“The West of which I speak is but another name for the Wild; and what I have been preparing to say is, that in Wildness is the preservation of the world.”
– Henry David Thoreau, “Walking” (emphasis added)
In this sentiment, Thoreau, who was influenced by the Indian philosophy trickling into the Euro-American mindset of his time, echoes the Buddha’s words about life in the forest (Pali arañña). Much scholarly ink has been spilled on Buddhism and the environment. An excellent starting point here is Damien Keown’s Very Short Introduction to Buddhist Ethics. There, Keown notes some of the early passages that support a pro-nature/pro-animal attitude, including the 1st precept, which advocates non-harming toward all living beings. However, early Buddhist thought is wide and complex, and to overlook the contexts and complexities in order to only see one’s own favored teachings does both Buddhism and the reader a disservice. And, as Buddhism is a 2500 year-old religion with many developments, one must expect shifts in thought over time.
But in this particular text we find a fairly obvious praise of a kind of life in nature.
The text is called the Discourse on The Forest (or Wilderness), the Arañña Sutta (SN 1.10). And in the discourse the Buddha is met with a deva, or divine being, who asks “Those living in the forest, tranquil and of pure life, eating only one meal a day: how is it they appear so radiant?”
The secret of health for both mind and body is not to mourn for the past, worry about the future, or anticipate troubles, but to live in the present moment wisely and earnestly.
“atītaṃ nānusocanti, nappajappanti nāgataṃ. paccuppannena yāpenti, tena vaṇṇo pasīdati”.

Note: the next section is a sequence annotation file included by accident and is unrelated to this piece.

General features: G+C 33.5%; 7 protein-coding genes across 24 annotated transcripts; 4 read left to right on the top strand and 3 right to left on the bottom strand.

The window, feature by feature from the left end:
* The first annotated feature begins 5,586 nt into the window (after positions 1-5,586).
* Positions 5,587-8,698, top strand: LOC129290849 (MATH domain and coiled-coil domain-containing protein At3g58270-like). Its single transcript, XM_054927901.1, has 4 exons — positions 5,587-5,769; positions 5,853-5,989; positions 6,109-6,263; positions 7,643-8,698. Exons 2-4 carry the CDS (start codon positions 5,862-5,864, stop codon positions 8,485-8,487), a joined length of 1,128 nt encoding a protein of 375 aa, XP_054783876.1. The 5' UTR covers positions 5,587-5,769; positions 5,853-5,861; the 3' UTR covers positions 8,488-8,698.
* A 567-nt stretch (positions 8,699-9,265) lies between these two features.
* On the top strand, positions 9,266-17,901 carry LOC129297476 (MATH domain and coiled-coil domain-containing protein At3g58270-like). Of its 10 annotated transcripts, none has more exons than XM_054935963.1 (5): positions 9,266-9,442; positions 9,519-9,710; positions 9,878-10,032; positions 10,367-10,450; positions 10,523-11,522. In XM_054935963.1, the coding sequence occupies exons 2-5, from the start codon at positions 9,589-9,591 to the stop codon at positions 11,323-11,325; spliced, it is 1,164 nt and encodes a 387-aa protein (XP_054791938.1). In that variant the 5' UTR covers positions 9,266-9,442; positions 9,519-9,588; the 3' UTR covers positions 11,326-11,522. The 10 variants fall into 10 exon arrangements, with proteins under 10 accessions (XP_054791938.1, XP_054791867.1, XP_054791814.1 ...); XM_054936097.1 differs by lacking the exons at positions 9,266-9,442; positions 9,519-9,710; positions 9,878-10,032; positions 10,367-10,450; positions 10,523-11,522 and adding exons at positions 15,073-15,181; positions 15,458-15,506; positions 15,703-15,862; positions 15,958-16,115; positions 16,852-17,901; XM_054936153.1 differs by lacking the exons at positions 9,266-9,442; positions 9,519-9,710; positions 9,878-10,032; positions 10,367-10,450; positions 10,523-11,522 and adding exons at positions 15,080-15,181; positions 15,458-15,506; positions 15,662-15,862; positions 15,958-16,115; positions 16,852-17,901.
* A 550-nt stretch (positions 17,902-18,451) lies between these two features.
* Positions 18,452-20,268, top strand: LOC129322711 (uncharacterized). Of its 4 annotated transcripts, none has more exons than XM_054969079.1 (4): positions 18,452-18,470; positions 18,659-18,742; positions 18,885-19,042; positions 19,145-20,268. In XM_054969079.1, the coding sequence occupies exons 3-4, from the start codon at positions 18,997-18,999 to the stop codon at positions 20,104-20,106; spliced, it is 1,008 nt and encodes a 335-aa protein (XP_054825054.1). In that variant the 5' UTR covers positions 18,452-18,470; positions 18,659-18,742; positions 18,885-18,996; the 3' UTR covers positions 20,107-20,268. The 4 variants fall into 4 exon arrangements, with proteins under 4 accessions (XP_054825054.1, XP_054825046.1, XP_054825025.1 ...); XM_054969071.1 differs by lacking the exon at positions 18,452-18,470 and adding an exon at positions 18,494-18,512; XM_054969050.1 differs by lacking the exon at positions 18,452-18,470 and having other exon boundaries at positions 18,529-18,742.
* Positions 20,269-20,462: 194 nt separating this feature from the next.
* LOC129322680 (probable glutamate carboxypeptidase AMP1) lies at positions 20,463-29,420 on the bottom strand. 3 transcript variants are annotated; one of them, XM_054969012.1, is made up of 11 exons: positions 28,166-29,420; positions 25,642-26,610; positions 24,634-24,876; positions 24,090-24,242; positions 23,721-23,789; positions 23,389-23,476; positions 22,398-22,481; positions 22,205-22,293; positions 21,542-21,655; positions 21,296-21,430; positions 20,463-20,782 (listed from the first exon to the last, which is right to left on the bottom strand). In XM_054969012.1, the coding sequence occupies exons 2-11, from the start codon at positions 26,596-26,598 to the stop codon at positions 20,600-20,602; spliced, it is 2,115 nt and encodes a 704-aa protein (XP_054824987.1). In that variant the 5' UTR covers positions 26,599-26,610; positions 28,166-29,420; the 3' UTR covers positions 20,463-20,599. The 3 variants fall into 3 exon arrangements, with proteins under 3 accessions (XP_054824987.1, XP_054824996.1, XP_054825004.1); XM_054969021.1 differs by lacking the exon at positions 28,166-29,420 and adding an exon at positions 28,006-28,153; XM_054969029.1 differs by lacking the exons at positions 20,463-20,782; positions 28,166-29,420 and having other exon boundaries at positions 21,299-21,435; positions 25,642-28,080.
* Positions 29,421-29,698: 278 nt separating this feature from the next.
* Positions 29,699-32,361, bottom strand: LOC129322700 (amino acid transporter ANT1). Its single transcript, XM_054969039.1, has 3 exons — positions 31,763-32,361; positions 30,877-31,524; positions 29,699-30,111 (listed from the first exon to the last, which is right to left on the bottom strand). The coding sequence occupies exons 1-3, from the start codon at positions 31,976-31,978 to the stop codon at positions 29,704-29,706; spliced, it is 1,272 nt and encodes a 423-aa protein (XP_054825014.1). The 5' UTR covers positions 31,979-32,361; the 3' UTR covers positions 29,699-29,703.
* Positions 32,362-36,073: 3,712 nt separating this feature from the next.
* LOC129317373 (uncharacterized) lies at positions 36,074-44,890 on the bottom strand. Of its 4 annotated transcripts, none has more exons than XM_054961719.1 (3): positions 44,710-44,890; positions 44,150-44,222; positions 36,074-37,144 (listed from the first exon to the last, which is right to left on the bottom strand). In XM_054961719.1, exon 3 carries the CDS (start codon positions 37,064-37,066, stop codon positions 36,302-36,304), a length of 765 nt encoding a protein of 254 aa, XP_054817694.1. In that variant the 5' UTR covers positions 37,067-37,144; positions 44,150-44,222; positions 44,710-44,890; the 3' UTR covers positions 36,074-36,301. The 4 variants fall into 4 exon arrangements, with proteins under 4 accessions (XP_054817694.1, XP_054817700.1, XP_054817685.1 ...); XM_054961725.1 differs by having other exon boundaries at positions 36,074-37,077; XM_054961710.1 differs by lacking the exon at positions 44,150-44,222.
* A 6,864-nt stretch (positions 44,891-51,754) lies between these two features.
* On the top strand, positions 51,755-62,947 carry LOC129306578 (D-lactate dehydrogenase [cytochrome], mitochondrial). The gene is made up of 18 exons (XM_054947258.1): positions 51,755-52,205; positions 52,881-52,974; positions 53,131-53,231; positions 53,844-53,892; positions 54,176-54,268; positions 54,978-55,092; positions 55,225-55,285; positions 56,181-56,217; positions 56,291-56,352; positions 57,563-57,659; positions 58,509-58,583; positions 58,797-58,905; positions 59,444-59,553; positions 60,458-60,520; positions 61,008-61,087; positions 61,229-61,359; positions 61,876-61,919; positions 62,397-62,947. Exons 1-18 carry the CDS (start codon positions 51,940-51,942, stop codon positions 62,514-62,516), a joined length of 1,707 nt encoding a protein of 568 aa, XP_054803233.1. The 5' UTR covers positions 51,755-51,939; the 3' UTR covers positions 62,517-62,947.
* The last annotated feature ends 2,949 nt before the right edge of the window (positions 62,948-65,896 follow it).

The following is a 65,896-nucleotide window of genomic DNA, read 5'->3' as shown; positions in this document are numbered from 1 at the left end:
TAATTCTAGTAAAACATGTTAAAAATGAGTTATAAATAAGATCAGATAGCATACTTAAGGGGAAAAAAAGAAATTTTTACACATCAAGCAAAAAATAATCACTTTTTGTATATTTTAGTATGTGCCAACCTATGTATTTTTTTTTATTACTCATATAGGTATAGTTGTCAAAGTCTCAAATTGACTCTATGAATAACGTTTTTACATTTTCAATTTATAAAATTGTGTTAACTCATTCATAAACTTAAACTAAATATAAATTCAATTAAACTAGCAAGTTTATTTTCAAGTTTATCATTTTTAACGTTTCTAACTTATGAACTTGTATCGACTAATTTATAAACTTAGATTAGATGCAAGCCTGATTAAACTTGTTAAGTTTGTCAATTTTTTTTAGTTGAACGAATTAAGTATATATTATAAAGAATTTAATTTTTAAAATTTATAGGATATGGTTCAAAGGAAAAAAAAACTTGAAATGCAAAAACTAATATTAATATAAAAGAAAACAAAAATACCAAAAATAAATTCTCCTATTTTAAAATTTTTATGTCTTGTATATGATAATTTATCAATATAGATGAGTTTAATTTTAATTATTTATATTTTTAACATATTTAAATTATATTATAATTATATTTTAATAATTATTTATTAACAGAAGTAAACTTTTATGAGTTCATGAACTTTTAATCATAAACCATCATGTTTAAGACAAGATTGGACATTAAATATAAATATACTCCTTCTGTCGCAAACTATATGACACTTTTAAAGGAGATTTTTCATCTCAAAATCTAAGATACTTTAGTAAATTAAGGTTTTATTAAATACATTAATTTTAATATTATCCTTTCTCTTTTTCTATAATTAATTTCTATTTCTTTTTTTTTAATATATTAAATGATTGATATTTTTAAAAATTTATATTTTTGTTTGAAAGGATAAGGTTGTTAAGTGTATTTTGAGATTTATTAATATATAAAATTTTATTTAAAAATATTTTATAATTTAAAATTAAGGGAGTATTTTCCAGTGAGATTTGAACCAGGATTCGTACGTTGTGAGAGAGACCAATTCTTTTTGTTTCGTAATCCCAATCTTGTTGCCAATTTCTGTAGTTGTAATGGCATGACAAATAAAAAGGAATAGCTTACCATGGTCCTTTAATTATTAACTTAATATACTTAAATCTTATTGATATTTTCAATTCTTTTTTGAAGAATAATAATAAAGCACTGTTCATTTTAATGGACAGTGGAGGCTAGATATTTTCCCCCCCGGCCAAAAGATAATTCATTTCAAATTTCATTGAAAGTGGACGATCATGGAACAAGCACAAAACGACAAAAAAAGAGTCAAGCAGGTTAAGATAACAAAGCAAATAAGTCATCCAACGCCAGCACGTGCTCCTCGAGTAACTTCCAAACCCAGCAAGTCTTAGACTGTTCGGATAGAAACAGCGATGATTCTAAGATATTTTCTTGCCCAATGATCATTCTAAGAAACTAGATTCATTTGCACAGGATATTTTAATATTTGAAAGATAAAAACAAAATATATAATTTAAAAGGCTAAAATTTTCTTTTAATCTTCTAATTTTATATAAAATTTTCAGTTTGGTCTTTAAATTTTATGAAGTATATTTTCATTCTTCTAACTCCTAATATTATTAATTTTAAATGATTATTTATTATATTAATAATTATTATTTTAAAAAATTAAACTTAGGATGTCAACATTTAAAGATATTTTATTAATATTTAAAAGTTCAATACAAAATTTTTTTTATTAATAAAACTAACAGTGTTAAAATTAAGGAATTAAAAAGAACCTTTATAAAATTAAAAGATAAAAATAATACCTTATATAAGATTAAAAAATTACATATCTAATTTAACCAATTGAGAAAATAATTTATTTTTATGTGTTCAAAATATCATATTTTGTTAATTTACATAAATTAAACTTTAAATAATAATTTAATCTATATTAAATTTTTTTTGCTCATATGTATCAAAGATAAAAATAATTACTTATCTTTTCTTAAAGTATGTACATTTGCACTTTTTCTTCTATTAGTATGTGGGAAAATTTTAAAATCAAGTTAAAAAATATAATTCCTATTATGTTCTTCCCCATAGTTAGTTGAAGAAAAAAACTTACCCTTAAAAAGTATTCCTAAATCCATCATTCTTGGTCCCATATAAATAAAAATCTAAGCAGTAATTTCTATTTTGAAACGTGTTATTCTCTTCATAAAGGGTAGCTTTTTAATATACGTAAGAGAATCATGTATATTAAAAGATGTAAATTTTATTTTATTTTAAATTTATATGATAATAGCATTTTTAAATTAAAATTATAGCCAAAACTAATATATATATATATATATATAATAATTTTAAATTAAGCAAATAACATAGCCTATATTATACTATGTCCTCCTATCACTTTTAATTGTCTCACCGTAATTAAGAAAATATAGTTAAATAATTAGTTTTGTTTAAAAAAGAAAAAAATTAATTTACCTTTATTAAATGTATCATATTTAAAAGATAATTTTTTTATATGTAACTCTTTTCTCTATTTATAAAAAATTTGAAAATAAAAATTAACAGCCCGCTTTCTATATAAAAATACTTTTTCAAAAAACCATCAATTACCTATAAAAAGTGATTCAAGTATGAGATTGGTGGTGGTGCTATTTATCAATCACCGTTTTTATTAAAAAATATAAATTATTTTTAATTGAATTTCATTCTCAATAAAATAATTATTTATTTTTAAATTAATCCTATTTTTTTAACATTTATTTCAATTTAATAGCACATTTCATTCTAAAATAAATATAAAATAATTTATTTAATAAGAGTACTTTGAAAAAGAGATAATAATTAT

“For the past they do not mourn, nor for the future pine; they are nourished by the present, so does their colour shine.”
“anāgatappajappāya, atītassānusocanā. etena bālā sussanti, naḷova harito luto”ti.
“In pining for the future, or over the past forlorn, by this do fools wither up, just as green reeds once shorn.”
There is undoubtedly something special about time in nature, where one is surrounded by the unfamiliar in every moment, a certain aliveness enveloping you. Growing up and living again in Montana it’s easy to take that feeling for granted. It’s described by avid outdoors-people as an instant shot of joy, a humbling experience, a de-centering of the self as one’s past and future worries melt away.
Of course, Wilderness alone is not the answer; certainly not in Buddhism at least. The key to really building on and maintaining these experiences is the meditation the forest-dwellers would have been engaging in. It is with meditation that one unravels and releases the thick cord of the past -as was well-depicted in Dan Woo’s recent guest post– and it is with meditation that one develops the autonomy to choose a more mindful and open presence in life, whether in the forest or home with a spastic puppy, in the boardroom or in a dentist’s chair.
- Arañña Sutta (SN 1.10). on Accesstoinsight: http://www.accesstoinsight.org/tipitaka/sn/sn01/sn01.010.than.html
- Peter Harvey’s Introduction to Buddhist Ethics (for more on Buddhism and the environment and Buddhist ethics more broadly)
- Pragati Sahni, Environmental Ethics in Buddhism: A Virtues Approach
- David E. Cooper & Simon P. James, Buddhism, Virtue and Environment
- Stephanie Kaza & Kenneth Kraft, Dharma Rain: Sources of Buddhist Environmentalism